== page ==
At least some content in this article is derived from information featured in Fantastic Beasts: Cases from the Wizarding World. Spoilers will be present within the article.
The fairy is a vain creature, and will often allow itself to be used as decoration by Wizardkind. Due to their vanity, fairies are almost constantly grooming themselves. They possess a weak brand of magic that allows it to evade its predators such as the Augurey.
The fairy cannot speak; instead, it makes a high-pitched buzzing noise to communicate with its fellow fairies, but they are able to laugh in a similar way to the Flitterbies playful buzzing with the wings. Their wings are used as an ingredient in certain potions; removing their wings, while it will not kill them, tends to cause them extreme annoyance, as it does not play to their vanity.
Fairies can lay up to fifty eggs in one go, laying them on the underside of leaves. The eggs hatch into brightly coloured larvae, and, at six-to-ten days, they spin themselves into a cocoon. They emerge a month later as adult fairies. Bowtruckles eat fairy eggs.
Muggles' impression of the fairy is a generous one, having been ingrained into children's minds in the form of "fairy tales". Wizards believe that, of all the magical creatures in the world, the fairy, along with the unicorn, have received the best Muggle "press".
There was at least one organisation committed to the preservation of fairies and their natural habitats in Britain: the Witches' Holistic Institute for Friends of Fairies (WHIFF), whose only members were Winifred Whittle and Sage Bragnam.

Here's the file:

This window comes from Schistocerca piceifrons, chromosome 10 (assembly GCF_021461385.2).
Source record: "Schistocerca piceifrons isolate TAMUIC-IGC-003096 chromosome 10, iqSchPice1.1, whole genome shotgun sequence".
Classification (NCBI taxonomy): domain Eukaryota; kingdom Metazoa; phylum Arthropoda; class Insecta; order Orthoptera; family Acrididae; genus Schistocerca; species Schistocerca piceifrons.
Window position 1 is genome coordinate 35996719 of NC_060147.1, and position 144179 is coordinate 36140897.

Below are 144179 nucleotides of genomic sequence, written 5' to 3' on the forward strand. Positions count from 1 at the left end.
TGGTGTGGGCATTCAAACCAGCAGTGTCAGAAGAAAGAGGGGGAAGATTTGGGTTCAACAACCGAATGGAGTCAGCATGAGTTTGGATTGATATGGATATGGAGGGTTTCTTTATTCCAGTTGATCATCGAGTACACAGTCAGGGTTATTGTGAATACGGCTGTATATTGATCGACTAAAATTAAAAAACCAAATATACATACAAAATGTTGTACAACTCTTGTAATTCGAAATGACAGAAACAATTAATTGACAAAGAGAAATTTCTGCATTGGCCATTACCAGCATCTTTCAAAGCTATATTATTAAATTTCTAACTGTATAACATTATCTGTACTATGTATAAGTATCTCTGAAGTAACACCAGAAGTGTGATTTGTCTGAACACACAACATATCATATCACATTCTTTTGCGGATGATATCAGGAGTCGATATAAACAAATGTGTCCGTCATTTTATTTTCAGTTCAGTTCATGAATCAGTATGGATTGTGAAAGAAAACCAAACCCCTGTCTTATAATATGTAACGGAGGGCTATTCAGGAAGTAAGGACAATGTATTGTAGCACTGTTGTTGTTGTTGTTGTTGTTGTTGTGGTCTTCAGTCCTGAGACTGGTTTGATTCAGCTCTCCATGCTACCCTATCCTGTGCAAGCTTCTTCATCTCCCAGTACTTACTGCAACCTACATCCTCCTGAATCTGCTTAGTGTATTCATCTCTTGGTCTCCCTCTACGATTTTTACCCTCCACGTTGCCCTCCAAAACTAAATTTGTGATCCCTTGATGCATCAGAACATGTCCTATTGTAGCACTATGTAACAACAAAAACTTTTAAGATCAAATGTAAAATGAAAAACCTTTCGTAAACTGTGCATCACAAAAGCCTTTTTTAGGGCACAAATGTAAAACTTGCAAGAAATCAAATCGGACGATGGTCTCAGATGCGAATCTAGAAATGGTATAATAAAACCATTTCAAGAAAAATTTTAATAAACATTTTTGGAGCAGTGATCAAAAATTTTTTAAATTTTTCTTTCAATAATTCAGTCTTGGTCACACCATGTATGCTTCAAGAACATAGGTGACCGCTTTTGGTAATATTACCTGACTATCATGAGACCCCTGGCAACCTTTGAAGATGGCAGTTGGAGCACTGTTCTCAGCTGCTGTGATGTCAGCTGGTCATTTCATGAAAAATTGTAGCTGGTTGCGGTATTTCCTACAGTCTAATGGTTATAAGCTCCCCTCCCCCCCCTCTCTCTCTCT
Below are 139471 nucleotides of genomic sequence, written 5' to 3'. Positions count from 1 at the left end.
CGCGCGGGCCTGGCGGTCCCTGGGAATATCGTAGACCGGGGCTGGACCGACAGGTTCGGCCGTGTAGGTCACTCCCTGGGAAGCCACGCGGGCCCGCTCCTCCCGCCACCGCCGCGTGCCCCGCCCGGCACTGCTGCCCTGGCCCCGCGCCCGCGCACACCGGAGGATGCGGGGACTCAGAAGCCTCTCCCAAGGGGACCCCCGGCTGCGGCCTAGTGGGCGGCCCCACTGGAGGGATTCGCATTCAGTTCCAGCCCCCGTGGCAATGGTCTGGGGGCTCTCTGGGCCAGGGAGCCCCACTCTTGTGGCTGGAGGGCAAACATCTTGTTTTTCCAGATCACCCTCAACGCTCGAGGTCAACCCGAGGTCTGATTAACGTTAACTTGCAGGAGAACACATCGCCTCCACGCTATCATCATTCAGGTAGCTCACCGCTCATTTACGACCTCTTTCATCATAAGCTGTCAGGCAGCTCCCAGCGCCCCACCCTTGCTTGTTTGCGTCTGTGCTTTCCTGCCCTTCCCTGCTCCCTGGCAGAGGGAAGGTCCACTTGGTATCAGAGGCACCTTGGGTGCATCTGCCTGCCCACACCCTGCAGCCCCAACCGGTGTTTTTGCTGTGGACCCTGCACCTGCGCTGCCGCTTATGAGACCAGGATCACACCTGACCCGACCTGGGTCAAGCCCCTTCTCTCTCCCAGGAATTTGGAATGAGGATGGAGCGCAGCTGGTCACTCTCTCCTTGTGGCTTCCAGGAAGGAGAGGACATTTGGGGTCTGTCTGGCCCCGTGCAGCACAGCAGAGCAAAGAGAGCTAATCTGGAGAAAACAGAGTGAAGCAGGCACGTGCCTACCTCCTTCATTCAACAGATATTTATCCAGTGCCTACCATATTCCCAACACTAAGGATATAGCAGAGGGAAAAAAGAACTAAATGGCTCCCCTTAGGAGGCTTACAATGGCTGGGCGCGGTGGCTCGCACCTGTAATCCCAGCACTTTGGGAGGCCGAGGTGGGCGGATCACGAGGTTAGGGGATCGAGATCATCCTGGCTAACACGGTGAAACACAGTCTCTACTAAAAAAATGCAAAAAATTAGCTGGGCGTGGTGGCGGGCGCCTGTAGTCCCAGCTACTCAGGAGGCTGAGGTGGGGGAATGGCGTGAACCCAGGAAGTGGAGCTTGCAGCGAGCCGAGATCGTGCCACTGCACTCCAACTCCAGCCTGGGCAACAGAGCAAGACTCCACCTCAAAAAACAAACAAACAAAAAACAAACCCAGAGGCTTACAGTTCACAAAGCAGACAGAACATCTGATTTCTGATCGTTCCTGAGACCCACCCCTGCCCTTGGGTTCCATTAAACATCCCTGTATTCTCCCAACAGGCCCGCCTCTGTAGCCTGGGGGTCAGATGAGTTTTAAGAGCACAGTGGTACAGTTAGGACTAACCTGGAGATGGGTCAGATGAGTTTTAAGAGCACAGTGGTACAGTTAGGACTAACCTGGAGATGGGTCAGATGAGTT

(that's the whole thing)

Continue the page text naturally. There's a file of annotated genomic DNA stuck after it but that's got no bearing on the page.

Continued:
Behind the scenes
- Fairies have a wide, many-varied appearance in mythology and legend, though they are commonly humanoid and possess magical powers of some form. The small, insect-winged creatures depicted in Harry Potter are consistent with the modern depiction of fairies, though in more ancient times they were described as more akin to angels or trolls, and usually lacked wings.
- The use of fairies as decorations around Christmas time in ways that Muggles use Christmas lights is presumably a reference to the fact that said decorations are called "fairy lights" in the United Kingdom. This reference is reinforced in the series itself, as "fairy lights" is one of the passwords used to get into Gryffindor Tower.
- In Wonderbook: Book of Potions, the method used to catch fairies (trapping them in a butterfly net and then placing them in a jar) may have been inspired by the Legend of Zelda series of video games, specifically A Legend of Zelda: A Link to the Past, which was the first game in the series to allow fairies to be captured this way.
- Harry Potter and the Prisoner of Azkaban (First mentioned)
- Harry Potter and the Prisoner of Azkaban (video game)
- Fantastic Beasts and Where to Find Them
- Wonderbook: Book of Potions
- Fantastic Beasts: Cases from the Wizarding World
- Harry Potter: Hogwarts Mystery (Mentioned only)
Notes and references
- ↑ Fantastic Beasts and Where to Find Them
- ↑ 2.0 2.1 Wonderbook: Book of Potions - Chapter 4 (Beautification Potion)
- ↑ Harry Potter and the Prisoner of Azkaban (video game) - PS2 version
- ↑ Harry Potter and the Philosopher's Stone (video game)/Harry Potter and the Chamber of Secrets (video game) - PS1
- ↑ Fantastic Beasts: Cases from the Wizarding World - Case 3: Out of the Woods, Act 1
- ↑ Harry Potter: Hogwarts Mystery, Year 3, Chapter 1
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